2. Shopping for Interview Clothes is hard

It has probably come to the attention of some of you that I am a girl (and if it hasn’t, well now you know). I am female, and have female parts. This is true. However, when it comes to traditional ‘girly’ things, I kind of suck. I’m not much for sparkles and bows, I own a grand total of two skirts which I almost never wear, I wear makeup almost never and I absolutely LOATHE shopping.

So of course, hunting down interview clothes this weekend was an ordeal. My mother, who is a saint for putting up with me, took me to the mall and ran me through the gauntlet of finding a nice pants suit, a few shirts, and new shoes. This took several hours of me sniffling and coughing (as I’m still recovering from the Cold of Doom I picked up last Thursday) as I tried on pants, jackets, shirts (both hideous and boring), and then proceeded to try on half the shoes in the store, most of which didn’t fit my canoe-sized feet (I’m a size 10 US Female. Finding heels for me is hard). This took several hours, and my mother, infinitely patient, rewarded me (despite my sniffling petulance) with quesadillas at Qdoba and going to see Harry Potter and the Deathly Hallows that evening.

The moral of the story being, if you hate shopping like I do, try to get it done as fast as you can, and have a reward ready. Then you have a set of work/interview clothes, hopefully without losing your mind in the mall.

Also, my Mum rocks. I’m allowed to say that, even though I’m 23 years old.

3. Cut and Paste job application answers

In the last week I’ve managed to memorize my references, contact information and basic work history. Seriously, I know my boss’s phone number, my former boss’s phone number and the number of my friend and former coworker Sam. I’m not great with numbers, but typing these in over and over again has led them to be lodged in my brain like a bad Christmas Carol. That said, all the information they require you to put on online applications, especially describing past job duties, takes a lot of typing and a lot of time you could spend filling out other applications (or dicking around, whichever).

So I said ‘screw it’ and made use of my two favourite shortcuts on my keyboard: ctrl+c and ctrl+v. Made filling out three practically identical banking job applications that much easier. I highly recommend it.

4. Know what you can and can’t do

Sounds simple enough right? It isn’t.

I have limited job experience. I’ve worked in a library and in food service. That’s it. Now I’m about to expand my options and I need to start considering what kind of jobs I’d not only be capable of, but what jobs I’d actually be able to survive with my sanity intact. Now, I’m open to a lot of things. I thrive on office jobs (I type 70-75 wpm on a bad day), I love to cook (making food service tolerable under certain conditions) and I’m disturbingly good with people (I think this is because I hate them, more on this later). However, there are things I know I cannot do, and the big one is this:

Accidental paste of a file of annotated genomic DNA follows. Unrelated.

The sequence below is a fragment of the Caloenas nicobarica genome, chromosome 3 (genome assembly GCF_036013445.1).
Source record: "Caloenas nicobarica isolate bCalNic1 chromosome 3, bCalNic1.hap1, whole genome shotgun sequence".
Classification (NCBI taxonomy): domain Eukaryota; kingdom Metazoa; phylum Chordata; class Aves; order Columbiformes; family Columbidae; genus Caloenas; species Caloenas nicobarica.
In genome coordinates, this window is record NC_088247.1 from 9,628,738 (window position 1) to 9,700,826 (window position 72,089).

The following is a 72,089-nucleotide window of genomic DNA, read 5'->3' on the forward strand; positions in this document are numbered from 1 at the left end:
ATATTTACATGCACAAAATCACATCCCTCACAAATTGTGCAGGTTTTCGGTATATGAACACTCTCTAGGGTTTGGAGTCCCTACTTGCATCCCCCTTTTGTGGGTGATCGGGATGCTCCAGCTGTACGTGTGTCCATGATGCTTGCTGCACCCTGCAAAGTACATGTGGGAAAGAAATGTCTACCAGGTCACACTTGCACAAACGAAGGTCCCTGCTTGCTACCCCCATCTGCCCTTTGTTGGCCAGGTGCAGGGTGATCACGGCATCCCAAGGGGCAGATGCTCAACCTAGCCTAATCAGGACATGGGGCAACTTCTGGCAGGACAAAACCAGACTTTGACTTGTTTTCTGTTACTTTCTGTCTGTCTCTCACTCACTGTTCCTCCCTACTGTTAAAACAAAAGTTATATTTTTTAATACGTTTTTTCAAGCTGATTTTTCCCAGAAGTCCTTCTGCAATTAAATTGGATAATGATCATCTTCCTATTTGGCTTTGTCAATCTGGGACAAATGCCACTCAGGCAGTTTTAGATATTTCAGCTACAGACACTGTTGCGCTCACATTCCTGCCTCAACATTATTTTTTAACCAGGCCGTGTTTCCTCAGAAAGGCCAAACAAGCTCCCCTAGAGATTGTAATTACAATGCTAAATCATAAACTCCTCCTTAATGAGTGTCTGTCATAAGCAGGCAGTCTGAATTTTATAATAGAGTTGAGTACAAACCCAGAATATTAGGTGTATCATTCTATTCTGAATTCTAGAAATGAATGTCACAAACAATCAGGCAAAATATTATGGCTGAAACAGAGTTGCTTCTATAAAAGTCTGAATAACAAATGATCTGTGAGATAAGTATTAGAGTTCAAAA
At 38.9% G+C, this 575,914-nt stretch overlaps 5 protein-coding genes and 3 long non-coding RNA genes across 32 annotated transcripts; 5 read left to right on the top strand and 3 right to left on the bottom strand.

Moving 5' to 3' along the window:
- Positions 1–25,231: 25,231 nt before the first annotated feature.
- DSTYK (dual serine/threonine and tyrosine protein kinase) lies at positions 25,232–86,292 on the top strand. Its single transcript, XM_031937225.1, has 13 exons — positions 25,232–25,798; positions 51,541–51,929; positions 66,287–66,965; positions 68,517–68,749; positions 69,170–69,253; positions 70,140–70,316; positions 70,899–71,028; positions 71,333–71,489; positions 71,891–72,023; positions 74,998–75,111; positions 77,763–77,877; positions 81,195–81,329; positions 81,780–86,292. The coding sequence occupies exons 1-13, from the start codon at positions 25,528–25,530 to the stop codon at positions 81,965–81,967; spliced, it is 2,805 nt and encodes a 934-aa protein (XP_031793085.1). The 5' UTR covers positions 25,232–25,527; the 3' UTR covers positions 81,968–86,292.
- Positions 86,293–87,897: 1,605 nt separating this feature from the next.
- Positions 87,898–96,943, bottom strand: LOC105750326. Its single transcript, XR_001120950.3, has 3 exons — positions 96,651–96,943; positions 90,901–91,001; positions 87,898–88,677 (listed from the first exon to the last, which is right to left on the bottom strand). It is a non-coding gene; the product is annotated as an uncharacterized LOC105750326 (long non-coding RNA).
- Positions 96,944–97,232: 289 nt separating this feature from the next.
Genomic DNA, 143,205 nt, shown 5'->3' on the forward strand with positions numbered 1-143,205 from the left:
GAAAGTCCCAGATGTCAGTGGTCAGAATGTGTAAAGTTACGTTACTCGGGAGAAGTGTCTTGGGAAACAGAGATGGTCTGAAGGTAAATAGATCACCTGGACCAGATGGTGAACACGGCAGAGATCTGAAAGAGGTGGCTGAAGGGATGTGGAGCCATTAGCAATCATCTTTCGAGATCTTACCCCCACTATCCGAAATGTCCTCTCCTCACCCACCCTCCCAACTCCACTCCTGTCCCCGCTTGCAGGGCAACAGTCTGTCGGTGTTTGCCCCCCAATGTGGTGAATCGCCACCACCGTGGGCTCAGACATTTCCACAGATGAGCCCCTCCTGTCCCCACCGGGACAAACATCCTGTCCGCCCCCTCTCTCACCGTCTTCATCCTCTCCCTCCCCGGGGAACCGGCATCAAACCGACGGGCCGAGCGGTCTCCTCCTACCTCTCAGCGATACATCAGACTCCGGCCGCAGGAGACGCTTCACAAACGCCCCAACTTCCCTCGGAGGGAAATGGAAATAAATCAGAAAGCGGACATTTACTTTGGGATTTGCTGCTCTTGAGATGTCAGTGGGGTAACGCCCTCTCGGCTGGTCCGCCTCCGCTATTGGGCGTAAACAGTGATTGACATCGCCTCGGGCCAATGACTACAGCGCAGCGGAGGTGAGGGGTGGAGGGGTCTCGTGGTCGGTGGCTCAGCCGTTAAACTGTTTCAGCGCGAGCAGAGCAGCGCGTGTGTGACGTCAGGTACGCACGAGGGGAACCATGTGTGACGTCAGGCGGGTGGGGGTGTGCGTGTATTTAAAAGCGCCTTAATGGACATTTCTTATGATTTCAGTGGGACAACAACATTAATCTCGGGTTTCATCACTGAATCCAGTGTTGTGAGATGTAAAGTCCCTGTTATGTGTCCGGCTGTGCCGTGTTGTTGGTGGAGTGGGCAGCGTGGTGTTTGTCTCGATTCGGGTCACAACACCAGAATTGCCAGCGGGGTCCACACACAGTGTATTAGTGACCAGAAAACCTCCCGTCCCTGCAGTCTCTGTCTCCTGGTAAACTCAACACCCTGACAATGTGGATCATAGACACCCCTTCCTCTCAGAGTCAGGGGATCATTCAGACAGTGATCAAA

Telemarketing and anything to do with extensive use of phones. I HATE talking to people on the phone. Truly loathe it. I hate the awkwardness of stumbling into each other’s sentences, can’t always understand what the person is saying, and overall just feel awkward. I’ll do it for little things, like answering the phone in an office, but spending an inordinate amount of time on the phone talking to a stranger sounds like my special kind of hell.

So when I was offered a job this morning in sales that involved a lot of cold calling, I declined. I know that whether I can be good at it or not, I’d spend my days contemplating stabbing my eyes out with pencils just so I can go home. That doesn’t sound like job satisfaction to me. And if it does to you, then you’re special and I’m going to run away now.

5. Care about Sports, or at least know enough to fake that you do

This one is more regional, but it contributed directly to my getting a second interview on Monday in my opinion, so I figure it’s important to share.

I live in Lincoln, Nebraska. Those of you who know anything about sports, or Lincoln, understand the rabid, undying obsession most Nebraskans have with the UNL college football team, the Cornhuskers, or Huskers. People out here live, breathe, and drink football from August to November, then wake up and repeat this for the bowl game (if there is one), and then yammer about the upcoming season for the other eight months out of the year. It turns downtown into the ninth circle of hell on gamedays for one thing, and turns normal civilized humans into drunken morons.

I don’t really care about football. I’m aware of it’s existence, but I’m not a sports person. I don’t watch Husker games, I don’t track scores online, I don’t really get upset if the team wins or loses.

But I still know the score. I know who won. I know if there was any team or crowd drama.


Because in this town, employers will talk to you about Husker Football to break the ice.

No. Seriously.